Regional Reviews: Washington, D.C.
Also see Susan's review of Pike St.
Signature has brought out many of its top talents for this compact 90-minute musical, including director-choreographer Matthew Gardiner and a cast including Helen Hayes Award recipients Sherri L. Edelen and Bobby Smith. Book writer Royce Vavrek and composer Josh Schmidt, who also collaborated on the lyrics, have created a work with unexpected but radiant tunes and harmonies, played by a five-piece ensemble (piano, accordion, guitar, drums and tuba) conducted by Timothy Splain. The audience sits on three sides in the intimate ARK Theatre, adding to the sense of claustrophobia and secrets that may have been better kept secret.
The plot is elemental, packed with sexual acting-out (no subtext here) and emotional manipulation, and it's no spoiler to mention that not all the characters are alive at the end of the show. Based on the presence on Misha Kachman's stripped-down scenic design of a boxy television set, a Polaroid camera, and a brick-like cordless phone, the time is the 1980s.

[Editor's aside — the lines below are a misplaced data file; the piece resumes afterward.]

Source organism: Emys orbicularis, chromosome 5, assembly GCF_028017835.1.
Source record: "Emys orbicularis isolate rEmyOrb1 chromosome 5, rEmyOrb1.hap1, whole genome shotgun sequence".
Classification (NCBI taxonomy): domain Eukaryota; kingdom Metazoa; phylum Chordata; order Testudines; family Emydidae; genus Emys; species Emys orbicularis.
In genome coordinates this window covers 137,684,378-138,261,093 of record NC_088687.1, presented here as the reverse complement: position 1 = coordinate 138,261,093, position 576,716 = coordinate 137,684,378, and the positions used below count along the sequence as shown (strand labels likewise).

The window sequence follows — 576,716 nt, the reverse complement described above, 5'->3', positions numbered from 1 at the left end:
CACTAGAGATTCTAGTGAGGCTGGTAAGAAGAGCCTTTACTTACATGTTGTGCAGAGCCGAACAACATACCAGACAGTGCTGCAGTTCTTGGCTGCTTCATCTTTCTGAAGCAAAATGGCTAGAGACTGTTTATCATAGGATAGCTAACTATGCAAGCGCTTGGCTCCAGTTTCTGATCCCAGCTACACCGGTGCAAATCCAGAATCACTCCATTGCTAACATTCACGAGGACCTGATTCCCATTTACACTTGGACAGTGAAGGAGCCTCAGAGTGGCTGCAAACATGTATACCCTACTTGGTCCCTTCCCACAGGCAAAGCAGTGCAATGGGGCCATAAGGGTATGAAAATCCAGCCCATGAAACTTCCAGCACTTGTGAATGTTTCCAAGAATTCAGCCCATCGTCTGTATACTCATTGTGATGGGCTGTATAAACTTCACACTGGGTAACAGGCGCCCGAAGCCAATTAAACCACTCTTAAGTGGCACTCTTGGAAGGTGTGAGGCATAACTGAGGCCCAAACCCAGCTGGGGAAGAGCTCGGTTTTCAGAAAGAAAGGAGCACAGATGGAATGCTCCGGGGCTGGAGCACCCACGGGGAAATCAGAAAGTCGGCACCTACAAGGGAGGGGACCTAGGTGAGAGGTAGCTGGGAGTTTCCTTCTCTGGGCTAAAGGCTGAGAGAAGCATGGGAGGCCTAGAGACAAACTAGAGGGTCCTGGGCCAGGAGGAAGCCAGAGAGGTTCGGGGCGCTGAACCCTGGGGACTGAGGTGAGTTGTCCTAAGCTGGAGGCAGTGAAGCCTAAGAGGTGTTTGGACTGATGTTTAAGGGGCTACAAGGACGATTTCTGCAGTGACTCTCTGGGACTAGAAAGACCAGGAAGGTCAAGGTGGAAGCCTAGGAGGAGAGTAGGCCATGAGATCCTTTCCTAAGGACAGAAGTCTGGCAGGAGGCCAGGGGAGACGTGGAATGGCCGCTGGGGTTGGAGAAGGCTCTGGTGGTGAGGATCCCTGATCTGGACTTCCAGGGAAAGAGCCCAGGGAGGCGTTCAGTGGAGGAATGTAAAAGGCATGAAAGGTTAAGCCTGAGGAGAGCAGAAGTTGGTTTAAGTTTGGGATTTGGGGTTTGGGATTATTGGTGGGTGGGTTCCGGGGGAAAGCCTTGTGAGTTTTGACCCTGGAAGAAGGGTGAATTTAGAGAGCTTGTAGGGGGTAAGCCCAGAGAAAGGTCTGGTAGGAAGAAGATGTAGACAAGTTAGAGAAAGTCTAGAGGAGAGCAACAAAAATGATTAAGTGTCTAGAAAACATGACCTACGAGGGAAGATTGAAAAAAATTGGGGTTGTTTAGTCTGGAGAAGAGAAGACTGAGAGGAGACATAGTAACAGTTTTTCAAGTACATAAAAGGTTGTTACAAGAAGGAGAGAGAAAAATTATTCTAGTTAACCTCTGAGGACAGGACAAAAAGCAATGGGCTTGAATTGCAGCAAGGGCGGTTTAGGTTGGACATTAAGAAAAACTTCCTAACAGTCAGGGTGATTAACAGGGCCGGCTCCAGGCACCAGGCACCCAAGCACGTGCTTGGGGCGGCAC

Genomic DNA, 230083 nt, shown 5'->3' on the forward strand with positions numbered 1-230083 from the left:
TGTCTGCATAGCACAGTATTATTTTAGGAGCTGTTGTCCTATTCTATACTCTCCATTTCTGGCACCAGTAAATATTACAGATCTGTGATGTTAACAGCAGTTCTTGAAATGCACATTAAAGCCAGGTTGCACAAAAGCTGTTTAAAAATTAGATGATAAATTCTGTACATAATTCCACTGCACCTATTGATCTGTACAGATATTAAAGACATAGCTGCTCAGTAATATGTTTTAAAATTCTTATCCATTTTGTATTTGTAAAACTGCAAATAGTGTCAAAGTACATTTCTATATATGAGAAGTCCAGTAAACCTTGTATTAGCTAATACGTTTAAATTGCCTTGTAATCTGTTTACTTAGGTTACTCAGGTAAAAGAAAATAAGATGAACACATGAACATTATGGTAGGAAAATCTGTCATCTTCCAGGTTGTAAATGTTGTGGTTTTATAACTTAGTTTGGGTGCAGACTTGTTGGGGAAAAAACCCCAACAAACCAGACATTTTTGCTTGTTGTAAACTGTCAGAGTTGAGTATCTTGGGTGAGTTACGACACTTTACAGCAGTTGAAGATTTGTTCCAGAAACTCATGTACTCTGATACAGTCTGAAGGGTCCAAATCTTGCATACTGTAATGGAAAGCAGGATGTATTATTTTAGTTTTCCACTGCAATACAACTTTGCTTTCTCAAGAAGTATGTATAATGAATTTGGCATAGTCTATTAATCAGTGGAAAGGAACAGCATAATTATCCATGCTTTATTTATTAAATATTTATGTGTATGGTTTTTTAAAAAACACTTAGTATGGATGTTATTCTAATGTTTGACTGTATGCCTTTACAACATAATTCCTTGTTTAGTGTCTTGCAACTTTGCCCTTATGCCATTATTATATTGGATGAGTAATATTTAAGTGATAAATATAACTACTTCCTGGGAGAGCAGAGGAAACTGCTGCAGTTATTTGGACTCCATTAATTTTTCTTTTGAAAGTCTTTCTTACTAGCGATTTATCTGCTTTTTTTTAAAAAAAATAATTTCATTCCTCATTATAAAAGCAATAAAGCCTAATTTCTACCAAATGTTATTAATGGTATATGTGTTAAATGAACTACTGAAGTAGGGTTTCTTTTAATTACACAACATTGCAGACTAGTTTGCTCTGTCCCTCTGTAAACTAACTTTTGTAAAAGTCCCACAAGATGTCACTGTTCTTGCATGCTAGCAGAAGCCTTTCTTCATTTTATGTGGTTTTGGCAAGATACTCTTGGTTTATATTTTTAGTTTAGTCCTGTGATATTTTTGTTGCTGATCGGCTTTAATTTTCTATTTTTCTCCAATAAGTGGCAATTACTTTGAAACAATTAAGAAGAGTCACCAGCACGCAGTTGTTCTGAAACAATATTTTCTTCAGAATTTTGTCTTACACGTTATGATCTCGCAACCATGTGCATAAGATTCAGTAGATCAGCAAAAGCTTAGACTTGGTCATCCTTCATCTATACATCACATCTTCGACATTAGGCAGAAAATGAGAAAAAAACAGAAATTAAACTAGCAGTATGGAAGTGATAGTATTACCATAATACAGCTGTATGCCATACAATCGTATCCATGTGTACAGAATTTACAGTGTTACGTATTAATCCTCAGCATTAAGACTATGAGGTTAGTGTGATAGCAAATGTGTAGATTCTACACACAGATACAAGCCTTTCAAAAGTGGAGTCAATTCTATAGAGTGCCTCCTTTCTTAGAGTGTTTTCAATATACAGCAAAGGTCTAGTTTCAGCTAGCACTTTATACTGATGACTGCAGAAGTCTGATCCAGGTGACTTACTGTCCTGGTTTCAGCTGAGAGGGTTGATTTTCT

The two leads, both new to Signature, are Morgan Keene as Stina, a frustrated teenage girl desperate to do something with her life, and Timothy J. Alex as her stepfather Red, whose business went bust and who now spends his time hanging around the house and lusting unhealthily after Stina. They dominate their scenes, Keene especially in her final solo, "Mama Cries Into Her Tea," which could also be called "Stina's Turn." Alex brings enough empathy to his characterization that he makes Red a person with (doomed) hopes and ambitions rather than a one-dimensional lowlife.
Stina and Red are often alone together because their respective mother and wife Deb (Edelen) manages a bar in a neighboring town and doesn't come home unless she has to. Smith is the kindly sheriff, the only man in the vicinity who isn't mesmerized by Stina's determination to get what she wants with no sense of guilt. (She's a churchgoing girl, after all, so she's forgiven.) It isn't that things go bad; they start out bad and just keep getting worse.
The rest of the cast includes Sam Ludwig as a neighbor boy spellbound by Stina, Rachel Zampelli in a broadly comic performance as Red's inebriated companion for a night, and the "hired boys" (Evan Casey, Jp Sisneros, Chris Sizemore, and Stephen Gregory Smith) who populate Stina's fantasies.